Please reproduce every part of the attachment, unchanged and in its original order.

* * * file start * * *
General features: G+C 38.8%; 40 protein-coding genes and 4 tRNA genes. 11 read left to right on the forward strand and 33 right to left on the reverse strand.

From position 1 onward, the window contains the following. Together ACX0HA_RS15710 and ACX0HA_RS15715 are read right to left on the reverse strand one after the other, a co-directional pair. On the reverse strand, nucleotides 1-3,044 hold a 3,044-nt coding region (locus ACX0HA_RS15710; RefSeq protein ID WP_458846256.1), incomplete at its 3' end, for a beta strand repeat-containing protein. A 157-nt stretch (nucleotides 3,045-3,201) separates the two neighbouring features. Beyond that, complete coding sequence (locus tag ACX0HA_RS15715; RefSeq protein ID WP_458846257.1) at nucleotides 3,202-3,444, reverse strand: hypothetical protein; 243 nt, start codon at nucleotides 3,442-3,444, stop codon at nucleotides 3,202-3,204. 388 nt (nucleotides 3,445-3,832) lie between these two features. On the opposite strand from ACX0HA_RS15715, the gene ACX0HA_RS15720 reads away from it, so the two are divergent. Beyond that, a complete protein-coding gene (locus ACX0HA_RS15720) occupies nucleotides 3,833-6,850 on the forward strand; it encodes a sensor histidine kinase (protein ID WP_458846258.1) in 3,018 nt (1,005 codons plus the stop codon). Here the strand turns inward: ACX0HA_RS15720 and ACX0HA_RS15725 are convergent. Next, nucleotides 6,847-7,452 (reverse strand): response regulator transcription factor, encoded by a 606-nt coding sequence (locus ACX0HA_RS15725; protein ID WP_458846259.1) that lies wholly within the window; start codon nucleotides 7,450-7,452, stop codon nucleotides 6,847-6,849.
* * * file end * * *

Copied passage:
General features: G+C 38.8%; 40 protein-coding genes and 4 tRNA genes. 11 read left to right on the forward strand and 33 right to left on the reverse strand.

From position 1 onward, the window contains the following. Together ACX0HA_RS15710 and ACX0HA_RS15715 are read right to left on the reverse strand one after the other, a co-directional pair. On the reverse strand, nucleotides 1-3,044 hold a 3,044-nt coding region (locus ACX0HA_RS15710; RefSeq protein ID WP_458846256.1), incomplete at its 3' end, for a beta strand repeat-containing protein. A 157-nt stretch (nucleotides 3,045-3,201) separates the two neighbouring features. Beyond that, complete coding sequence (locus tag ACX0HA_RS15715; RefSeq protein ID WP_458846257.1) at nucleotides 3,202-3,444, reverse strand: hypothetical protein; 243 nt, start codon at nucleotides 3,442-3,444, stop codon at nucleotides 3,202-3,204. 388 nt (nucleotides 3,445-3,832) lie between these two features. On the opposite strand from ACX0HA_RS15715, the gene ACX0HA_RS15720 reads away from it, so the two are divergent. Beyond that, a complete protein-coding gene (locus ACX0HA_RS15720) occupies nucleotides 3,833-6,850 on the forward strand; it encodes a sensor histidine kinase (protein ID WP_458846258.1) in 3,018 nt (1,005 codons plus the stop codon). Here the strand turns inward: ACX0HA_RS15720 and ACX0HA_RS15725 are convergent. Next, nucleotides 6,847-7,452 (reverse strand): response regulator transcription factor, encoded by a 606-nt coding sequence (locus ACX0HA_RS15725; protein ID WP_458846259.1) that lies wholly within the window; start codon nucleotides 7,450-7,452, stop codon nucleotides 6,847-6,849.